Boundary-Layer Meteorology

, Volume 154, Issue 2, pp 207–228 | Cite as

Half-Order Stable Boundary-Layer Parametrization Without the Eddy Viscosity Approach for Use in Numerical Weather Prediction

  • Richard J. ForemanEmail author
  • Stefan Emeis
  • Beatriz Canadillas


A turbulence parametrization for wind speed in the stable boundary layer consisting of a single empirical parameter is proposed without the use of the eddy viscosity concept or turbulent kinetic energy equation. Instead, a drag-coefficient-type formulation as a function of the bulk Richardson number has been found to be able to reproduce observed stable boundary-layer wind speeds as effectively as a model based on the eddy viscosity approach. The advantage of this simpler approach is that the model can, in theory, be modified more easily for certain applications, such as the effects of large-scale wind parks on mesoscale meteorology.


Bulk Richardson number Drag coefficient Eddy viscosity Stable boundary layer Stable boundary-layer parametrization Weather Research and Forecasting model Wind energy 



This work has been funded in consecutive projects (“VERITAS” and “TUFFO”) by the German Ministries of the Environment (BMU) and of Economy and Energy (BMWi) via the PTJ (FKZ 0325060 & 0325304). Sea surface temperature measurements were provided by the German Hydrographic Agency (BSH) and Høvsøre measurements by R. Floors and S.E. Gryning (Tall Wind project, funded by the Danish Government, Sagsnr. 2104–08–0025). Thanks to Johannes Werhahn for technical support. The advice of reviewers is gratefully acknowledged.


  1. Calder K (1966) Concerning the similarity theory of A.S. Monin and A.M. obukhov for the turbulent structure of the thermally stratified surface layer of the atmosphere. Q J R Meteorol Soc 92:141–146CrossRefGoogle Scholar
  2. Coiffier J (2011) Fundamentals of numerical weather prediction. Cambridge University Press, Cambridge 340 ppCrossRefGoogle Scholar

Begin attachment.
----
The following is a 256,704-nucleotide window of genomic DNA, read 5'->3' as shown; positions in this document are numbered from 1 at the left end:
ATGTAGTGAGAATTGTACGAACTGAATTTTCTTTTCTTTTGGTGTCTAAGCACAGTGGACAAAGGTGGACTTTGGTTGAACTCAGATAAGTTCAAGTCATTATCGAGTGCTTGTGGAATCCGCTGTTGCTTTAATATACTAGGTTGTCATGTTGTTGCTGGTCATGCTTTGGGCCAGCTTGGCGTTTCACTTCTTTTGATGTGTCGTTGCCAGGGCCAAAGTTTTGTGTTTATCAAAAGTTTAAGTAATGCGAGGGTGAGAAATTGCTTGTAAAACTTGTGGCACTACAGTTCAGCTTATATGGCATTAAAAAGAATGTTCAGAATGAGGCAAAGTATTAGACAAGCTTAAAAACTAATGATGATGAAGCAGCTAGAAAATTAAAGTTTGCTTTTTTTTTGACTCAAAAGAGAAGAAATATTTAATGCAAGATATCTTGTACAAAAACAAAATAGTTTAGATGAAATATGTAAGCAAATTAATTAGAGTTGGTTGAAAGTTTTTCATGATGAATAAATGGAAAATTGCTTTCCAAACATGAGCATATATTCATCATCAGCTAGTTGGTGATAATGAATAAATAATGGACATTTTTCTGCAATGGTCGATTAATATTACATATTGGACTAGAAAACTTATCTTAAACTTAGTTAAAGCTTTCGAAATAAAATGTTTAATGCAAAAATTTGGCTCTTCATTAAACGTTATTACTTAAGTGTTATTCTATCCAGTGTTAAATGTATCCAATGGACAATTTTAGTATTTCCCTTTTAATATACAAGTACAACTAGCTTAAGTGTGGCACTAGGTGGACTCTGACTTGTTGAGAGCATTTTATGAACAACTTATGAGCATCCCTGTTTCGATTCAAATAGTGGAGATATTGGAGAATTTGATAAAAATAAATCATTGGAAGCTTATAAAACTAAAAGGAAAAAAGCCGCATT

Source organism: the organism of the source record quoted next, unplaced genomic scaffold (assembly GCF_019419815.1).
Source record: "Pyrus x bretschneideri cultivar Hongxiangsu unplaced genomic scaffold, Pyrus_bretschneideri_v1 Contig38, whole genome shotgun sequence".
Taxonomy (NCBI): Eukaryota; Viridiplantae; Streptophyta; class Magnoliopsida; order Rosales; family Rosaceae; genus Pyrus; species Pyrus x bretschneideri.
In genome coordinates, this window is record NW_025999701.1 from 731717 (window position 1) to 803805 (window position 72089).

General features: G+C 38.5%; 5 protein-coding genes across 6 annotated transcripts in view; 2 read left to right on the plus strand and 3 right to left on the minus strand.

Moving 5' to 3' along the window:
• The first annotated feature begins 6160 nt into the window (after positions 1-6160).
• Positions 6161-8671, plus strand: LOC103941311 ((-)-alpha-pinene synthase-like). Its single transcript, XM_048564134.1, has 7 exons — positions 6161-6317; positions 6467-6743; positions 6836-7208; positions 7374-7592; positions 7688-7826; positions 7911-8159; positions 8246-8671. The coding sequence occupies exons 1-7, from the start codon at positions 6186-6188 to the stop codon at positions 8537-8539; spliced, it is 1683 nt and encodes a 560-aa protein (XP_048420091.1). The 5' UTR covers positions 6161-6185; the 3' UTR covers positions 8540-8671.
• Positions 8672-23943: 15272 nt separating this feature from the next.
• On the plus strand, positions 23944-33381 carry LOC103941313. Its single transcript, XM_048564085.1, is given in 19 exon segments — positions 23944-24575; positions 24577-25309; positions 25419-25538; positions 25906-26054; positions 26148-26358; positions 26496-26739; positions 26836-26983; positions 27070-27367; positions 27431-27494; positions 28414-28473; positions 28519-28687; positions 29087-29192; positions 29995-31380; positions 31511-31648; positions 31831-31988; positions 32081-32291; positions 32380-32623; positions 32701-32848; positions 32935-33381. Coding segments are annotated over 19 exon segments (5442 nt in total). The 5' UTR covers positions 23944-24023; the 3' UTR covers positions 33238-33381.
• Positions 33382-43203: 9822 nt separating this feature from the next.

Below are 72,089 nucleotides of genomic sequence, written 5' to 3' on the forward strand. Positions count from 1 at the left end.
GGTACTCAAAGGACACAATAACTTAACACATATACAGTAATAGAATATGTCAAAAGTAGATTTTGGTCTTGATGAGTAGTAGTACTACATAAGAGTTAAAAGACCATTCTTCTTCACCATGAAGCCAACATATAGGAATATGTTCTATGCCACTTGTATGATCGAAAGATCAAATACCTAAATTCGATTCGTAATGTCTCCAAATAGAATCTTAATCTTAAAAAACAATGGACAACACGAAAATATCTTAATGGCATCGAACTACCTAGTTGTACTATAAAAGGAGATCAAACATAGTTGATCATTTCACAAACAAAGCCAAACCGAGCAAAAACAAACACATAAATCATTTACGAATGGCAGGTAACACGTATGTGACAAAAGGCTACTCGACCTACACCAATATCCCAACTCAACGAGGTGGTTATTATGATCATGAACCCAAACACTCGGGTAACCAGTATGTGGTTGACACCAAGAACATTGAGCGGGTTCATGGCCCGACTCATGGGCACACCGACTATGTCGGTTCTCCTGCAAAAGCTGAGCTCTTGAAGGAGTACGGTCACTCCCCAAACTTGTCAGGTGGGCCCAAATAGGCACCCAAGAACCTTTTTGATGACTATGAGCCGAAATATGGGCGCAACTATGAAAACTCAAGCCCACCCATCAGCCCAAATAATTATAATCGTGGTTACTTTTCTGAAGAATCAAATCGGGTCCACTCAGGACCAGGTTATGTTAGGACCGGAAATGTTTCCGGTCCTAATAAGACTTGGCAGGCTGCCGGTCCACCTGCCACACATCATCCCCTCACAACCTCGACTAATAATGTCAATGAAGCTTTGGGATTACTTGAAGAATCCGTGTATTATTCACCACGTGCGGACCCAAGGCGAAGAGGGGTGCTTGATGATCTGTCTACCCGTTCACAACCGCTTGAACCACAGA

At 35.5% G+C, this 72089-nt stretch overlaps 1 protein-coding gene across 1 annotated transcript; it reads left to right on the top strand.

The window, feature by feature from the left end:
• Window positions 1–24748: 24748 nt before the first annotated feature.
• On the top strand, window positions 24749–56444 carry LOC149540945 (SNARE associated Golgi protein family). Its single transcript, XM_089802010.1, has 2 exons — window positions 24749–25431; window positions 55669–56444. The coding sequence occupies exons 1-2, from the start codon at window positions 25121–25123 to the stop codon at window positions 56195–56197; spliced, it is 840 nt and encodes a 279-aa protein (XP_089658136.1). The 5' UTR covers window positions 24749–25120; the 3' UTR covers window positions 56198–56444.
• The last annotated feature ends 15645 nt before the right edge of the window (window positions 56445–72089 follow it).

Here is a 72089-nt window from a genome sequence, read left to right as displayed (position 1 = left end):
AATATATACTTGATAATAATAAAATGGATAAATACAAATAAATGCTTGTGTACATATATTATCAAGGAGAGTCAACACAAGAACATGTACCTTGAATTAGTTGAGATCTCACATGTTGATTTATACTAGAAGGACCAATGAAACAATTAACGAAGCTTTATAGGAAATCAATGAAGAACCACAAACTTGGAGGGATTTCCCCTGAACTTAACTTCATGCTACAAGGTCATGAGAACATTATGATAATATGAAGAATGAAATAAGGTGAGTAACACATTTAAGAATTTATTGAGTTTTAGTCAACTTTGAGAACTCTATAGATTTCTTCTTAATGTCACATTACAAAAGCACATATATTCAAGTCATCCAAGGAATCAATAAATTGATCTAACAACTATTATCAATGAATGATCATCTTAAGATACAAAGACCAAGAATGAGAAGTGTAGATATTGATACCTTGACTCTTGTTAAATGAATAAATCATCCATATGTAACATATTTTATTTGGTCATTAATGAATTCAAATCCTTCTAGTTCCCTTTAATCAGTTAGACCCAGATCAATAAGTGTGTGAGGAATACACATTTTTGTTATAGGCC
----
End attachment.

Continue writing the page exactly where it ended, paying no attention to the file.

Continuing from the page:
3. Csanady G (1974) Equilibrium theory of the planetary boundary layer with an inversion lid. Boundary-Layer Meteorol 6:63–79CrossRefGoogle Scholar
  4. Emeis S (2010) A simple analytical wind park model considering atmospheric stability. Wind Energy 13:459–469CrossRefGoogle Scholar
  5. Emeis S (2011) Surface-based remote sensing of the atmospheric boundary layer. Springer, Berlin 174 ppCrossRefGoogle Scholar
  6. Emeis S (2012) Wind Energy Meteorol. Springer, Berlin 196 ppGoogle Scholar
  7. Floors R, Vincent CL, Gryning SE, Peña A, Batchvarova E (2013) The wind profile in the coastal boundary layer: wind lidar measurements and numerical modelling. Boundary-Layer Meteorol 147:469–491CrossRefGoogle Scholar
  8. Foreman RJ, Emeis S (2012a) A method for increasing the turbulent kinetic energy in the Mellor–Yamada–Janjić boundary-layer parametrization. Boundary-Layer Meteorol 145:329–349CrossRefGoogle Scholar
  9. Foreman RJ, Emeis S (2012b) Correlation equation for the marine drag coefficient and wave steepness. Ocean Dyn 62:1323–1333CrossRefGoogle Scholar
  10. Garratt J (1987) The stably stratified internal boundary layer for steady and diurnally varying offshore flow. Boundary-Layer Meteorol 38:369–394CrossRefGoogle Scholar